I sat last night at my work talking with a rather anxious Jen current events. It is a strange thing seeing what usually plagues painted all over another person's face. That conversation was fresh on my mind when I read Kunstler's latest. Here are a couple of passages that really jumped out at me:
"The larger underlying reality is that the United States as an entire, integral organism, has got to contract, downscale, and reorganize. The mandates of energy resource reality demand it. We can't maintain our way of life at its current scale and we have to severely rearrange and rebuild the infrastructure of it if we expect to continue being civilized. We have to get the hell out of suburbia, shrink our hypertrophic metroplexes, re-activate our small towns and small cities, reorganize the way we grow our food, phase out the big box retail (and phase in the rehabilitated Main Streets), start making some of our own household goods, and hook up the far-flung reaches of this continental nation with a public transit system probably in the form of railroads. By the way, there are plenty of "jobs" in this process, only not the kind of work we've been used to... sitting in cubicles or assigning tanning booths.
No amount of wishing for techno rescue remedies, or techno-triumphal fantasies, will overcome this basic reality. This is change you have to believe in whether you like it or not. Most of America doesn't like it and doesn't want to think about it and is doing everything possible to prop up the old arrangements. Bailing out the banks is just a lame attempt to keep banking oversized. Bailing out the automobile companies was just a way to avoid the recognition that Happy Motoring will soon be over. Bailing out Fannie Mae and Freddie Mac was just a way to avoid understanding that suburbia is finished. The "green economy" that so many people idly blather about -- imagining that it will just mean running WalMart by other means than oil -- is actually an economy of awesome stringency. It's nothing like they imagine. It's a world made by hand."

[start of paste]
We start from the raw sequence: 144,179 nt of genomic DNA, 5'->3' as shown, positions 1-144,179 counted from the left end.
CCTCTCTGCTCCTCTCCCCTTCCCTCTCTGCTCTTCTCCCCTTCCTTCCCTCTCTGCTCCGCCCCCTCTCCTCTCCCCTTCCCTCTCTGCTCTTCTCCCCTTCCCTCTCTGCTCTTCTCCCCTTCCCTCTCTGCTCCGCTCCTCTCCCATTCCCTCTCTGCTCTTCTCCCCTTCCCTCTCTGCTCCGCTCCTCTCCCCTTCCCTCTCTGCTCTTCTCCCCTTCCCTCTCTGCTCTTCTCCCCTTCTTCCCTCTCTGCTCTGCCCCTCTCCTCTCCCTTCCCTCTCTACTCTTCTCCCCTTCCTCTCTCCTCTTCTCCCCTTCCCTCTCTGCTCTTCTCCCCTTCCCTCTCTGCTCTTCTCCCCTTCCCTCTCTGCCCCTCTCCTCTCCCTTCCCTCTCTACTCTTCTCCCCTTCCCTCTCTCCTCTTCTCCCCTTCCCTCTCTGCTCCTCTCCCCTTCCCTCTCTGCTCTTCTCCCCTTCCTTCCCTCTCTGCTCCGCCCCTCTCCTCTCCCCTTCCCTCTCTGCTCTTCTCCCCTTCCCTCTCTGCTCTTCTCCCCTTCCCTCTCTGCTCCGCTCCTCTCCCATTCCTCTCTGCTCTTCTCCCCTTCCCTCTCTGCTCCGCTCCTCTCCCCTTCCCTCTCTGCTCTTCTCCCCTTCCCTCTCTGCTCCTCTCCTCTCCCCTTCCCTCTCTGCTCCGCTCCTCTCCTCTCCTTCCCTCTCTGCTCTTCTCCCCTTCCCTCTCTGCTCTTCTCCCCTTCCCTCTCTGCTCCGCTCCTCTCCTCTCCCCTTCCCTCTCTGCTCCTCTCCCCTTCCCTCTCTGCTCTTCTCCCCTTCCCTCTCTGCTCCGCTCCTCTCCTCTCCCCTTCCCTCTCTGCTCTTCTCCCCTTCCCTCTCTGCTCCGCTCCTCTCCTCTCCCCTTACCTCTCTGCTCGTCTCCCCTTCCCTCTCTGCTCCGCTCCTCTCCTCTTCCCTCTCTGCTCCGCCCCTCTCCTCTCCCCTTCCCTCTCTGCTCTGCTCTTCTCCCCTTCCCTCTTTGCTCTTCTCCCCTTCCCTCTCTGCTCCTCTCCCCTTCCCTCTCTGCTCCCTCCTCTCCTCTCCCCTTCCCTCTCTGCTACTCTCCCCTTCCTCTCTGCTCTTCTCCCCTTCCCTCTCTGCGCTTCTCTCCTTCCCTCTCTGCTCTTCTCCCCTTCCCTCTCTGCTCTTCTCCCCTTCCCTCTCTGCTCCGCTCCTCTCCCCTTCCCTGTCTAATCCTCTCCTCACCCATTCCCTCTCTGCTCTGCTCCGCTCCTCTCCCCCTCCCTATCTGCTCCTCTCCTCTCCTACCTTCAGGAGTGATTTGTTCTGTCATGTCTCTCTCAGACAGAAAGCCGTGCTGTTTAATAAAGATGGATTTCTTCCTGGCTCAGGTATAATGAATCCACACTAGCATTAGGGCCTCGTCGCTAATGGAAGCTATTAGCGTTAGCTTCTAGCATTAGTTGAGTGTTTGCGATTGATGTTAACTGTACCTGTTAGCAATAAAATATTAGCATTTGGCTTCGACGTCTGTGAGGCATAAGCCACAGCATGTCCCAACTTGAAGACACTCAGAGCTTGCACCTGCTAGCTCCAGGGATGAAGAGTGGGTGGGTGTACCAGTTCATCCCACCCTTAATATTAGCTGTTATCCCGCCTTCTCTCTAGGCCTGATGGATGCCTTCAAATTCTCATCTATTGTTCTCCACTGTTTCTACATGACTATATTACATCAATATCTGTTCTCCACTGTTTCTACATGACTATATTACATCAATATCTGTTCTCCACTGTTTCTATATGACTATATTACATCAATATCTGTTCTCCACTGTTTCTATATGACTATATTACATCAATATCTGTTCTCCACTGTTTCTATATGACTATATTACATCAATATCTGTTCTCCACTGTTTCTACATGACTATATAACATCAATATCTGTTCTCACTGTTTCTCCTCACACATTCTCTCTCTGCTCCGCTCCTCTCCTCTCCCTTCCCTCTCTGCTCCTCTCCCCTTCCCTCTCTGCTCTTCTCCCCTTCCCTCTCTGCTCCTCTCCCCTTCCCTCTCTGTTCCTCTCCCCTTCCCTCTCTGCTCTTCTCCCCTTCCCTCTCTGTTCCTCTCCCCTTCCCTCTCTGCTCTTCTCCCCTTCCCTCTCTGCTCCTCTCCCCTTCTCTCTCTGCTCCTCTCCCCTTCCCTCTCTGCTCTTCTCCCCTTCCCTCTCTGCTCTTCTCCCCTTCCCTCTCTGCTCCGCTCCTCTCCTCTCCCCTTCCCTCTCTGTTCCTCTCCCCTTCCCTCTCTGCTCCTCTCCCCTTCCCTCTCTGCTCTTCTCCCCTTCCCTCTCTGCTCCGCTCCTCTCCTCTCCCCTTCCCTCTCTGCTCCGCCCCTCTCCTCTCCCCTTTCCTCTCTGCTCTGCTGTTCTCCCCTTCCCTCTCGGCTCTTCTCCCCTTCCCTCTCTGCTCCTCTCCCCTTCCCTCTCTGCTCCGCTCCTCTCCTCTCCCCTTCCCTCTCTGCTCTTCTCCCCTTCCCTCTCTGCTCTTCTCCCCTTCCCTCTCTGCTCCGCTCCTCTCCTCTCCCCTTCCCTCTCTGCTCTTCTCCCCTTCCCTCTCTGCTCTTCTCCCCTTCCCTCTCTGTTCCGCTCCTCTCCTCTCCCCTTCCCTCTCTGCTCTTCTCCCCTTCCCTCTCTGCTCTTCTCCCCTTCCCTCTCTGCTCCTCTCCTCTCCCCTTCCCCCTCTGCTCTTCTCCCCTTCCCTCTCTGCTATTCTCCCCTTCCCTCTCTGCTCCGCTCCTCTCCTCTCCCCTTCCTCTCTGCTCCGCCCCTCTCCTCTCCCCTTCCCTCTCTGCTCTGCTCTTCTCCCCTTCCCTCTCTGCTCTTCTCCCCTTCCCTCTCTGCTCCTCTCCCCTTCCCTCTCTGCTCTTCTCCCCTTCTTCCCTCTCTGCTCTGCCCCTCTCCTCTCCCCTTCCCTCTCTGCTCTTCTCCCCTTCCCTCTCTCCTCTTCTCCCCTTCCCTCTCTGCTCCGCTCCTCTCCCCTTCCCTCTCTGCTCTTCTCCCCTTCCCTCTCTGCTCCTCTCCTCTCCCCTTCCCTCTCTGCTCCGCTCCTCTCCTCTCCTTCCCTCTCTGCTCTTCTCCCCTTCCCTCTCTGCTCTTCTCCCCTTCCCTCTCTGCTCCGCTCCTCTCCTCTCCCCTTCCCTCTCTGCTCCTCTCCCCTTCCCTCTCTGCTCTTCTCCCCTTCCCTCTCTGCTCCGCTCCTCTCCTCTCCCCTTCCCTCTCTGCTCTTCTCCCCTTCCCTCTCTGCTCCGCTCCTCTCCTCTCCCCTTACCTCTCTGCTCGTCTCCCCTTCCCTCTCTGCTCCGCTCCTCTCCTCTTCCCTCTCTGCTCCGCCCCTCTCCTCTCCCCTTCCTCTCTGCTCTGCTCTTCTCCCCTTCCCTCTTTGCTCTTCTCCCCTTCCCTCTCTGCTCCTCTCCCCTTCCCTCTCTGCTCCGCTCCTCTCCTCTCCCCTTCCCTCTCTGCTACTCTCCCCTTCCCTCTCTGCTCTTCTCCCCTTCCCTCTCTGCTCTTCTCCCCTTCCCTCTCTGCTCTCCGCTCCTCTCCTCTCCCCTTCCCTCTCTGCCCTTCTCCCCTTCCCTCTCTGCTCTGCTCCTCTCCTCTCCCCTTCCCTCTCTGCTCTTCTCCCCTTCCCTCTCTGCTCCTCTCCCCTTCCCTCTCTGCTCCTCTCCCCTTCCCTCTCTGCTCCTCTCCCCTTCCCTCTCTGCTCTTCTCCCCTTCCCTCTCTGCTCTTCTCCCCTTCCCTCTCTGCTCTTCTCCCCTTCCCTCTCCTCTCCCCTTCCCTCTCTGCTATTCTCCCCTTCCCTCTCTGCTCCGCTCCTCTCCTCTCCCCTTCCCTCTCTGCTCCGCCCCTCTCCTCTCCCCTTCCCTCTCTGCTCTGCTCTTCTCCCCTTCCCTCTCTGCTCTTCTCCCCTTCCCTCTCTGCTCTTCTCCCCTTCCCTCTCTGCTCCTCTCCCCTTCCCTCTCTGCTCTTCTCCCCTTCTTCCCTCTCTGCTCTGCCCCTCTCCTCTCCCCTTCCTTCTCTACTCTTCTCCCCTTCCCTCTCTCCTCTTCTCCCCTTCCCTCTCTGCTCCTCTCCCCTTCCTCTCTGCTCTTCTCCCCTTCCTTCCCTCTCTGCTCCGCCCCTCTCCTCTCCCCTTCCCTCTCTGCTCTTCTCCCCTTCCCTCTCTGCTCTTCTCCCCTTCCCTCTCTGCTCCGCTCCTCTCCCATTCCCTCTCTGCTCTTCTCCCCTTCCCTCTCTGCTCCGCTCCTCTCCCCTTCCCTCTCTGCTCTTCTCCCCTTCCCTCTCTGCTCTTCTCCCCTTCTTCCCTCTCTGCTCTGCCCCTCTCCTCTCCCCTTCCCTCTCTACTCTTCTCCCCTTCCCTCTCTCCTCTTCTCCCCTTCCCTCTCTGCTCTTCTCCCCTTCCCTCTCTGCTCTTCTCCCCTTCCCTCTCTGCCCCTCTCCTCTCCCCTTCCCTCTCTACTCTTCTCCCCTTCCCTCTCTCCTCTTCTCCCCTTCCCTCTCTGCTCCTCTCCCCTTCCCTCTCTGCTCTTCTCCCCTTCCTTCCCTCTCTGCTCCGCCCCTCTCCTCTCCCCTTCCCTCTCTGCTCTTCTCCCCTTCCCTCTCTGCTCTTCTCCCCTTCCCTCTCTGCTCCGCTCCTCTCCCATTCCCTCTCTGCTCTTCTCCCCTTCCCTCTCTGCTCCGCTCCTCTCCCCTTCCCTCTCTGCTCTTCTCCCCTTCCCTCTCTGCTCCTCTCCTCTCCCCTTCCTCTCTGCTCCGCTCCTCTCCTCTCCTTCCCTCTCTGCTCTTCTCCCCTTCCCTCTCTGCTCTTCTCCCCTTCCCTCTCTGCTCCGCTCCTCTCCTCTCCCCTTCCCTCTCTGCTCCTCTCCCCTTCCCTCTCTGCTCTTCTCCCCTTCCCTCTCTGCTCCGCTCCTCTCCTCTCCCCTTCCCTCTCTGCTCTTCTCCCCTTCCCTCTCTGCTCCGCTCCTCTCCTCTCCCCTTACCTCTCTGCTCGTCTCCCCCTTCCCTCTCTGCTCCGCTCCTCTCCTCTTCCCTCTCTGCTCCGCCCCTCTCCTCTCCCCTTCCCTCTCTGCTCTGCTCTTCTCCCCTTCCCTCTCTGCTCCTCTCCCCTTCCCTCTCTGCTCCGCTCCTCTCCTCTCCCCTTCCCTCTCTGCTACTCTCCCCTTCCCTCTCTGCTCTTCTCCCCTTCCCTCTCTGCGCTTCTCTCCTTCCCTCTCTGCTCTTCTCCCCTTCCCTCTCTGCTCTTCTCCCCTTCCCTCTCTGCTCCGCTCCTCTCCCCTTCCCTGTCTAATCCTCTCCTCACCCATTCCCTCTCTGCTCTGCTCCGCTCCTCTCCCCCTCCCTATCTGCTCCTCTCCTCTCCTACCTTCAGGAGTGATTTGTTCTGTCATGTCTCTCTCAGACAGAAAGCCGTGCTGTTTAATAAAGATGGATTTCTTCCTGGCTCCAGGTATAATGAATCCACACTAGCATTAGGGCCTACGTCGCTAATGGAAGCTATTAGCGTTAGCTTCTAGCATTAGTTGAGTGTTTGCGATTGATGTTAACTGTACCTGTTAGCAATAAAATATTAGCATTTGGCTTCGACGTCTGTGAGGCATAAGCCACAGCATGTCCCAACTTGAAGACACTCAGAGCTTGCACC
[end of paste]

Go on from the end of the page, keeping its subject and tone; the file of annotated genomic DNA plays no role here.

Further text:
For those wondering what to do, you can start with learning new skills. Learn to mend clothing, cook/garden, fix bicycles, or perform first-aid. More importantly, do acquire these new skills with other people. We are a lazy generation whose inability to stay focused on a single topic for more than a moment has warranted the creation of new disorders. Working with other people will help with our gadfly-esque attention spans but our mutual accountability; additionally, these experiences will be good for community building/reinforcing. Not everyone is going to be good at everything, so don't be discouraged if you don't immediately find skills that resonate with you. Keep looking. As our world gets smaller, there will be plenty of necessary skills.
Two skills that we all need to work on are growing our own food and learning to use firearms. For those of you in apartments, look into container gardening or community gardens. For those of you living in underground bunkers, well...As for guns, we can't let possession and knowledge of firearms be the sole domain of the right. I would much rather know how to use a firearm and never have to than not know when I need to. Additionally, the world changes very quickly. We need to be prepared.
If none of these ideas work for you and you still find yourself tossing and turning at night, go work in a soup kitchen or be a CASA. There are many ways to assuage White Guilt. Don't complain, do something.